The Larkin Center, which has been around since 1896, has homes for troubled teenage boys and girls, as well as for young adults with mental disabilities. The homes are serving 58 children and young adults, Executive Director Dennis Graf said.
In 2010, 961 of 1,168 calls were for residents who had left without telling staff members. House staff is obligated by state law to report them as runaways. Most runaways return after 15 minutes, Graf said. But the police paperwork can take two hours, according to Elgin Police Lt. Sean Rafferty.
One 13-year-old client was reported as a runaway 100 times between 2010 and 2011, and was involved in 30 other police contacts that included arrests for an off-site battery and a curfew violation, Rafferty said. Police met with Larkin Center staff members to discuss the situation and that client was later placed in more restrictive housing in southern Illinois, he said.
In 2008, Chuck Keysor, former president of the Near West Neighbors Association, found that Larkin Center clients were responsible for some of the crime in the neighborhood. In 2009 and 2011, Keysor met with Graf and suggested that the worst-behaved kids be split up.
The center eventually redistributed certain clients. Staff members were moved as well, Graf said.
"Kids did end up getting moved not because they were runners, but because the house with the programming (they needed) was different," Graf said.
The Larkin Center also revamped its training for residents on house rules and regulations, said Michelle Potter, the center's chief operating officer.
And for two years, staff members met monthly with police. Now that the runaway numbers have fallen dramatically, staff members and police meet much less frequently, Graf said.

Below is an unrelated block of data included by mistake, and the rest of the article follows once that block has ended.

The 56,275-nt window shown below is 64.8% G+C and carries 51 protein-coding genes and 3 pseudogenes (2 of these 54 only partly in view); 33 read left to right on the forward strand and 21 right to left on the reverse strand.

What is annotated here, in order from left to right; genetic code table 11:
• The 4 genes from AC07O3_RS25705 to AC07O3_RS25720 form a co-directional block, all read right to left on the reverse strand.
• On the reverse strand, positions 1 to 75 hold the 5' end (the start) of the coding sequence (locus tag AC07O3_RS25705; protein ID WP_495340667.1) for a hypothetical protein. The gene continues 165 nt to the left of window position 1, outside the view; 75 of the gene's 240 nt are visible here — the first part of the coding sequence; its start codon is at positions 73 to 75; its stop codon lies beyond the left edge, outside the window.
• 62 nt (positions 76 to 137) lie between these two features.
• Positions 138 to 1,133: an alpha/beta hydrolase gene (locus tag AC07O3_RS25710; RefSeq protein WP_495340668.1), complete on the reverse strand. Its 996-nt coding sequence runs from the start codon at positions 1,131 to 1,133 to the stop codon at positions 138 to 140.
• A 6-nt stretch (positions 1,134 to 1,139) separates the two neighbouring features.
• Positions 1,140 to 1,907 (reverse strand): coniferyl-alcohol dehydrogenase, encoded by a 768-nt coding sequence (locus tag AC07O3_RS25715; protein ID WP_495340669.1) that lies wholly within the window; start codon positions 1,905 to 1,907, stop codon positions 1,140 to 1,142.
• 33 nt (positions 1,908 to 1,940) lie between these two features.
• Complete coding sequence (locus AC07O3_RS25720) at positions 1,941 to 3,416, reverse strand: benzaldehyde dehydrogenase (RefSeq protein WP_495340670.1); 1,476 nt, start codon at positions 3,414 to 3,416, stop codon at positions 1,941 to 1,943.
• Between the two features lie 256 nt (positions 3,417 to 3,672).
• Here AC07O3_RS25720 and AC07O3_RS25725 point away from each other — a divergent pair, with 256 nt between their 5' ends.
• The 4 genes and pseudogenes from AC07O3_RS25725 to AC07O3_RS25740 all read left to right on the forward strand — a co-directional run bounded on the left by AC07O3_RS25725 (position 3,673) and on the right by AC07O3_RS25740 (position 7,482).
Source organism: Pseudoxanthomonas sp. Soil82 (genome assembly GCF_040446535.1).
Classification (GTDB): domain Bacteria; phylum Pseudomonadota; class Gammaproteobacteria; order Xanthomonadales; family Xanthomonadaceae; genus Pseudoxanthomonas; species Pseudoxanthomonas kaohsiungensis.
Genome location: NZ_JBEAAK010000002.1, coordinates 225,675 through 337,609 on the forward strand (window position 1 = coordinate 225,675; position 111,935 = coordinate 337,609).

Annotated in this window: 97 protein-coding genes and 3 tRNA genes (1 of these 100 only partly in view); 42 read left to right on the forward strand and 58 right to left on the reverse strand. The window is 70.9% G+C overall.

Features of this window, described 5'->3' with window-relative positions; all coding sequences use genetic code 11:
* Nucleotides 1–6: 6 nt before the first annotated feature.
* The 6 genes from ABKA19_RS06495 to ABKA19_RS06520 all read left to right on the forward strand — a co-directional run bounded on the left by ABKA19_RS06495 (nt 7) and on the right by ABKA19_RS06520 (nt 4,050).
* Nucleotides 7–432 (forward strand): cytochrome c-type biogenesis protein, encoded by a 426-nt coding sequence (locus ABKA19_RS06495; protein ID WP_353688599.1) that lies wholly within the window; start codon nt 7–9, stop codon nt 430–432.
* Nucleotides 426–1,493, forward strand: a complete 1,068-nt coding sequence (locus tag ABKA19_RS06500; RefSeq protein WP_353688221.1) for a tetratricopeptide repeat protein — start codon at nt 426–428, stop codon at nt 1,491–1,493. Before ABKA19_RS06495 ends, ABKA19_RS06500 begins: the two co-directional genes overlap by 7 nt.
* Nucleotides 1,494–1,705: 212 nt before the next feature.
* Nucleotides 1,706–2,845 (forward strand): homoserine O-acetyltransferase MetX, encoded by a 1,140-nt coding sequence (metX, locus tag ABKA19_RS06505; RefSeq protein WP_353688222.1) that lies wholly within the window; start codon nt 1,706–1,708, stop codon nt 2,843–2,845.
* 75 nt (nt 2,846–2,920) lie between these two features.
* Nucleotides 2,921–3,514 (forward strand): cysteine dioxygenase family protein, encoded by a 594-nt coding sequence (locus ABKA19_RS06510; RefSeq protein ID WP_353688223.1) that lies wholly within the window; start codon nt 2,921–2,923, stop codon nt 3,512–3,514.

Graf pointed out that only a handful of kids are generating crime reports.
"By far, most of the people believe these kids deserve a chance, and we need to give them one," he said.
Last year, when someone stole nearly all of the Christmas presents for Larkin's clients, the community stepped up, including Larkin High School students who collected hundreds of dollars and the Boys and Girls Club of Elgin. Donations more than made up for what was stolen.
"I knew people would try and help," Graf said, "but I was very surprised at the level of the outpouring."
And in Naperville, Community United Methodist Church has opened its doors to ChildServ by providing space for training events and meetings, and inviting the young women to attend theatrical events at the church.
The church also has donated bicycles to the house, and volunteers have done everything from planting its gardens to cleaning its storm drains,
"When people are struggling, when they're striving, when they're making a life for themselves, we think it's important to be present, to be available, to be supportive," the Rev. Melissa Hood said.
The neighbors who live two doors down from the ChildServ home said they have noticed the police activity. Liza Beaty, her husband, Rob, and their teenage daughters, Marie and Angelina, moved in two years ago. During the first summer and fall in their 105-year-old house, Liza Beaty saw fire trucks and squad cars at the home three times a week, and asked neighbors what was up, not knowing she was living by a group home.
While they accept the police activity as a way of life, Rob Beaty said coming from Indianapolis he wasn't used to seeing marked and unmarked squad cars idling on his street or having officers stop to question him on the way to work. "It's just unusual," he said.
Marie Beaty says the police activity makes her feel safer and the community needs to cut the girls some slack.
"I just feel sometimes they get a bad rap because of the stereotypes at halfway houses," she said. "They're just neighbors, like anyone else."